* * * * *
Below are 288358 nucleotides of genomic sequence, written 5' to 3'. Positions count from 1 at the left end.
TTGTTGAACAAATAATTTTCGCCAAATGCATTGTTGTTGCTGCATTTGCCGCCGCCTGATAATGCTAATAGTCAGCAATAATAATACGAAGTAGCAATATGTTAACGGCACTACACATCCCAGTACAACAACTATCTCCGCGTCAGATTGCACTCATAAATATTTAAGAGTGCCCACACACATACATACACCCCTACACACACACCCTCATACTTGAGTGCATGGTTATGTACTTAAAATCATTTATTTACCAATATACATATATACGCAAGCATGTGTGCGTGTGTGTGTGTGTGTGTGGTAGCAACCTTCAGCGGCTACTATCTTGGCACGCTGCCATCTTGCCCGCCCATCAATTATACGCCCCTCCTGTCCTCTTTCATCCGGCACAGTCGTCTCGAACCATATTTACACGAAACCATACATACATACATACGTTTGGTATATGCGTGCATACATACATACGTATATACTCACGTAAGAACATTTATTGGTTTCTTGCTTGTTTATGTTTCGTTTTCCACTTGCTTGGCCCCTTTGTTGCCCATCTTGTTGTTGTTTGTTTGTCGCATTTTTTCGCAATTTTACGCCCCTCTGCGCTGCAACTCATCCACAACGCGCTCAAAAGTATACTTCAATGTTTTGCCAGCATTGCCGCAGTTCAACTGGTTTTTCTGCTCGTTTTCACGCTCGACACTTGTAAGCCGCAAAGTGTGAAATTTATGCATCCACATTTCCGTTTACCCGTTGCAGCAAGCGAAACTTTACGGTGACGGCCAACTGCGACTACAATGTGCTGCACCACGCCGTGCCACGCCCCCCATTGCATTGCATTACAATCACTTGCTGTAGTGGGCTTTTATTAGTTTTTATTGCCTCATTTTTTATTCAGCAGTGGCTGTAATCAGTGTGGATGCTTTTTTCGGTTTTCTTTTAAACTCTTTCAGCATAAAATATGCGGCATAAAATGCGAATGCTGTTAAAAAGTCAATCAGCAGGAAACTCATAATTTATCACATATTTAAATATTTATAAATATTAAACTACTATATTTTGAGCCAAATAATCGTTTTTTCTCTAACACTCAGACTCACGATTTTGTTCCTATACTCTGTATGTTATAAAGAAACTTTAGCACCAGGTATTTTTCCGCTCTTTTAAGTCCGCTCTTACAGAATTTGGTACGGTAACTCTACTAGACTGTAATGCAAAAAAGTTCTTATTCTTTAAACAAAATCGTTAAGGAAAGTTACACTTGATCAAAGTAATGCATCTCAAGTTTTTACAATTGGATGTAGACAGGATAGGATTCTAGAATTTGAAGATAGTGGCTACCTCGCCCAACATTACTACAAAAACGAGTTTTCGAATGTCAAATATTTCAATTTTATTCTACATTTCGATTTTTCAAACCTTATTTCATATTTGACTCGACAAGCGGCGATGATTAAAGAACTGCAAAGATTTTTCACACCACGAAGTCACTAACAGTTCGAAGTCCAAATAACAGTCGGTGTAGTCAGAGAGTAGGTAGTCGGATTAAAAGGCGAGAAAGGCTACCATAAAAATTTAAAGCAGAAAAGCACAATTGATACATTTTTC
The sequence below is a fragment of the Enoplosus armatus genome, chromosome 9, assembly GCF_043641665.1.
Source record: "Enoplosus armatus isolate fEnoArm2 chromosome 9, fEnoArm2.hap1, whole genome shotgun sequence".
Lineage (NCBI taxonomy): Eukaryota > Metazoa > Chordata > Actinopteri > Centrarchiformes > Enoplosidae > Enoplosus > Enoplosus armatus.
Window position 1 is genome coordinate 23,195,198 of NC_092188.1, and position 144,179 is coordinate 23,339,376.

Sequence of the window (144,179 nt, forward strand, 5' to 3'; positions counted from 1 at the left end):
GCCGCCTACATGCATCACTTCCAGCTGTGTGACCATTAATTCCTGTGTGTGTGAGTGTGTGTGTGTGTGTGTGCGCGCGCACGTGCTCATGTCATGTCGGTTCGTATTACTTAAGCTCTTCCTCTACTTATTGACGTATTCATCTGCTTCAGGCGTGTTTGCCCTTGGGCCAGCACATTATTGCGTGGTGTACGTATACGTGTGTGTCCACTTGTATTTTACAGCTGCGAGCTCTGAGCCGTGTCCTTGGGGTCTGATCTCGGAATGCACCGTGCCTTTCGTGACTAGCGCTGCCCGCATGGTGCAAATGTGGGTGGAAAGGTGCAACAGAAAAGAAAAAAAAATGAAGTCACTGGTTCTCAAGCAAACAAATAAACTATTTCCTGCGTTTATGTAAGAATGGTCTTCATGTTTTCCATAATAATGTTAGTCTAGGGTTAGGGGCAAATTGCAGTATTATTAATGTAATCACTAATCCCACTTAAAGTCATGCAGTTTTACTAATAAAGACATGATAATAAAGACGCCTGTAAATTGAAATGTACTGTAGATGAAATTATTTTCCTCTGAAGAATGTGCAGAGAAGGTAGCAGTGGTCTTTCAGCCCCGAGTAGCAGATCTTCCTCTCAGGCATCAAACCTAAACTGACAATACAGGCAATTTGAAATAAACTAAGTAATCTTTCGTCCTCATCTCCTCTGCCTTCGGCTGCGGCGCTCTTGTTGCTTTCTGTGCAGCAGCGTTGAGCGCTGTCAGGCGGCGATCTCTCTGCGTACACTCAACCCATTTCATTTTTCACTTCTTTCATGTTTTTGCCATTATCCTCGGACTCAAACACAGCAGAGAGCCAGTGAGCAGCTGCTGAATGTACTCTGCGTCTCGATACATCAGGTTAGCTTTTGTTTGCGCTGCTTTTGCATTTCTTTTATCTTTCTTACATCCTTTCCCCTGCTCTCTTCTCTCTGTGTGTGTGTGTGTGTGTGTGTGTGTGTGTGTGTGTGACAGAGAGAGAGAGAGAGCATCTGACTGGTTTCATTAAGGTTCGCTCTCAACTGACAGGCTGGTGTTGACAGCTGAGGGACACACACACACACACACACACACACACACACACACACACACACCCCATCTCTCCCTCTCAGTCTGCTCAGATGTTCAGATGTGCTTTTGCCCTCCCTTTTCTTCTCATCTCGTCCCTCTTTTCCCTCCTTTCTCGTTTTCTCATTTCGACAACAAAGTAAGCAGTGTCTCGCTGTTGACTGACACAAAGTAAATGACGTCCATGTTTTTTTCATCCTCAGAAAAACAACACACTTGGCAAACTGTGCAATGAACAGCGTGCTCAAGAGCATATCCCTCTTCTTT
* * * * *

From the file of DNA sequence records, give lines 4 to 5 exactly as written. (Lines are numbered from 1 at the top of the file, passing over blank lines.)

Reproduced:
Source record: "Enoplosus armatus isolate fEnoArm2 chromosome 9, fEnoArm2.hap1, whole genome shotgun sequence".
Lineage (NCBI taxonomy): Eukaryota > Metazoa > Chordata > Actinopteri > Centrarchiformes > Enoplosidae > Enoplosus > Enoplosus armatus.